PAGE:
My Bible was gone.

A hour later, my wife and son followed my route to church, looking for it, but to no avail - it was gone. 25 years worth notes, cross-references and comments. 


Jesus my LORD.

I ordered a new Bible … and here it is … clean and fresh … and it feels great …

Would I have willingly set aside the old one?

I don’t know. Nostalgia and familiarity are powerful resistors to change.

Let me say that again: Nostalgia and familiarity are powerful resistors to change.

I miss that old Bible sometimes, just the thought of it - wondering where it is, what happened to it, but I’m glad the LORD took it from my hand … new wine, new skins.

On another note:

The Santa Monica Art Museum is moving out of Bergamot Station … the Executive Director said:

I want it to be very clear that we are not closing. We are moving. Our museum is all about agility and experimentation and being a collection of ideas, not being a permanent collection of art. Although this is not something we had planned, we realize we have to take the mission, vision and purpose to a next stage.”

Sometimes by choice, sometimes by chance, sometimes by necessity, the next stage … time doesn’t stand still … and God moves on … new wine, new skins.

As for Jesus, he’s no iconoclast … though he does overturn a few tables.
Jesus honors the traditions … and then plays with them.

Like Christoph on the organ, and Peter Fennema today.
Take what is, and play with it.
Bring out new insights.
Raise questions:
Maybe we can go this way.
Or that way.
Let’s see what happens.

Like a potter with clay.
An artist with paint.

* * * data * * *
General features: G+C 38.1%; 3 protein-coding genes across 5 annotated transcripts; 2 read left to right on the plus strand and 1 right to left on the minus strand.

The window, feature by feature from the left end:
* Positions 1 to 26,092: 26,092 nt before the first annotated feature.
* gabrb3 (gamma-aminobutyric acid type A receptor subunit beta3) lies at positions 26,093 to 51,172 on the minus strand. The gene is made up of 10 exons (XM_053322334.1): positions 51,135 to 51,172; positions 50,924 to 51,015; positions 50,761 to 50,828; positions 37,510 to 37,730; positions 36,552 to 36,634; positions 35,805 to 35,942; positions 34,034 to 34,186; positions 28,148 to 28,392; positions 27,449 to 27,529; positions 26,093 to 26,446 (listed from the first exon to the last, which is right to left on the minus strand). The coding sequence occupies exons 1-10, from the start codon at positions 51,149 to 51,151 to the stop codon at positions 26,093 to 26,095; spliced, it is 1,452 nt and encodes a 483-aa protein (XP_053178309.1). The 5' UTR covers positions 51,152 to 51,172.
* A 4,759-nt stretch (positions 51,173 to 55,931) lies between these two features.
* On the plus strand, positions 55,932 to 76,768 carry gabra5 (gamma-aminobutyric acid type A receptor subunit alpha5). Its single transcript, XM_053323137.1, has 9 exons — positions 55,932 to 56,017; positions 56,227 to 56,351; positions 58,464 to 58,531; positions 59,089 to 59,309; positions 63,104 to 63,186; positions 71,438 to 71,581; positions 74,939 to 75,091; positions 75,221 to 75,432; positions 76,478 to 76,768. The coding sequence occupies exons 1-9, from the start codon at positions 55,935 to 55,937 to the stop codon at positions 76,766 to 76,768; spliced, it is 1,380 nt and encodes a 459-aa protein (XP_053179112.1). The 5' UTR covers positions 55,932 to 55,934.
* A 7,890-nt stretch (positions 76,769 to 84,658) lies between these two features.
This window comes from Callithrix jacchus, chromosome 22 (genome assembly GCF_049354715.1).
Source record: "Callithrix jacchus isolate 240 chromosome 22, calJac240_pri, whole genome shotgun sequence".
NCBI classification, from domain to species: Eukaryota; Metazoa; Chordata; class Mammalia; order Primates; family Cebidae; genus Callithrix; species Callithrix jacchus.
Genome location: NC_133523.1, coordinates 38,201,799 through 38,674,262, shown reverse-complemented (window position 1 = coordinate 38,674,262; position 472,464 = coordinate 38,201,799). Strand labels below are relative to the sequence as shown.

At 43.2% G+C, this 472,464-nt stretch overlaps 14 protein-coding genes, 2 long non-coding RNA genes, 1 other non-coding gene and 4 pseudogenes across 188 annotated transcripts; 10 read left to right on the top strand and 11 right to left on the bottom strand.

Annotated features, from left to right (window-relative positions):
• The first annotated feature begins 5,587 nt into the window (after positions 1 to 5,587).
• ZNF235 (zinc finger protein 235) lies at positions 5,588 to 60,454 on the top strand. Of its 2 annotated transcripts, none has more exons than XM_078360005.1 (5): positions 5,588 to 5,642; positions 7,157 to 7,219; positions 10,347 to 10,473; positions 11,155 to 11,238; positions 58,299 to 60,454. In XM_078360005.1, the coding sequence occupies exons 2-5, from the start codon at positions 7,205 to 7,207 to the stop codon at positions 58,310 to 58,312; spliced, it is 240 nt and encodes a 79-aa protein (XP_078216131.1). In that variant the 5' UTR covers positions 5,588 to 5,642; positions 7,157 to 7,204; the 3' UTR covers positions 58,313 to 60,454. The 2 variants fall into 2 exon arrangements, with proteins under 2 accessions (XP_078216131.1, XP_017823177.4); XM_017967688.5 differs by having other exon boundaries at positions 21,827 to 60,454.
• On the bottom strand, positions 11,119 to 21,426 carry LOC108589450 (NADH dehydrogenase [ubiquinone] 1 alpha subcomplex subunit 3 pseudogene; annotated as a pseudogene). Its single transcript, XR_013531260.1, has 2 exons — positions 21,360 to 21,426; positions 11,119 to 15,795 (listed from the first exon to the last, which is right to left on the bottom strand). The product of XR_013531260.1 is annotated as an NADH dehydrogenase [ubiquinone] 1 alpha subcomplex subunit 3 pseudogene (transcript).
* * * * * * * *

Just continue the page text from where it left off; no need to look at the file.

A dancer with form and movement.
An actor with a script.
And Jesus with his stories.

“You have heard it said thus and so, but I say unto you, here’s another take on it.”

New wine, new skins.
Last year’s vintage is done.

It was good.
We drank it all.
The skins are depleted now.
And what we didn’t drink, turned to vinegar.

“Fear not,” says God.
Never ever, ever, ever, be afraid.

A new season is upon us.
Grape clusters hang heavy on the vine, ready for harvest.

God is never done with us.
And we are never done with God.

The nature of faith is dynamic … moving, shifting, dancing.

They shall mount up with wings like eagles,
      they shall run and not be weary,
      they shall walk and not faint.

The nature of faith prompts us to change:
Change of heart.
Change of mind.
And who doesn’t need a change of mind now and then?
Moses said, “I can’t do that,” and then changed his mind.
King David said, “I didn’t do anything wrong,” and then changed his mind.
Jesus said to God, “Get me outta here,” and then changed his mind.

Saul, on the Damascus Road, said, “I know everything about God,” and then God showed up in a bright light, and Saul changed his mind real fast, and God changed Saul’s name to Paul.

And in our time and place … changed minds have made for a better world … school desegregation, voting rights and lunch-counter integration, women’s ordination … and these days Marriage Equality and the Confederate Flag … changed minds, changed hearts … new wine, new skins …

Jerusalem, Jerusalem.
Can you be more than you are?

Some turned away and said, “No thank you.”
We’re satisfied with the way things are.
And, by the way, Mr. Jesus, don’t press your luck with us.

Others heard the invitation and said, “Of course, tell us more.”
Jesus said, “It won’t be easy, but it’ll be good.”
And people still said yes!

Peter, Andrew, James and John left their nets to follow him.
Mary and Martha opened their hearts and home to him. 
Joanna and Susanna, women of means, provided for him.
Matthew set aside his stacks of coins to join him on the way.
One-by-one, two-by-two, they heard the call and followed him.

Jerusalem, Jerusalem …
Can you be more than you are?

New wine, new skins.

Because we’re not done with God.
And God isn’t done with us.

From the Pilgrims of Plymouth Rock 
To the First Congregational Church of Los Angeles.
You and me, right here, right now!
For this world, and for the glory of God.

What else can we do?
But follow Christ anew.
“Come and follow me,” says he.
I’ve places to go and people to see.
Lives to change and a world to set free.

New wine, new skins!
Dear People of God.
Are we ready?

I know that we are! Amen and Amen!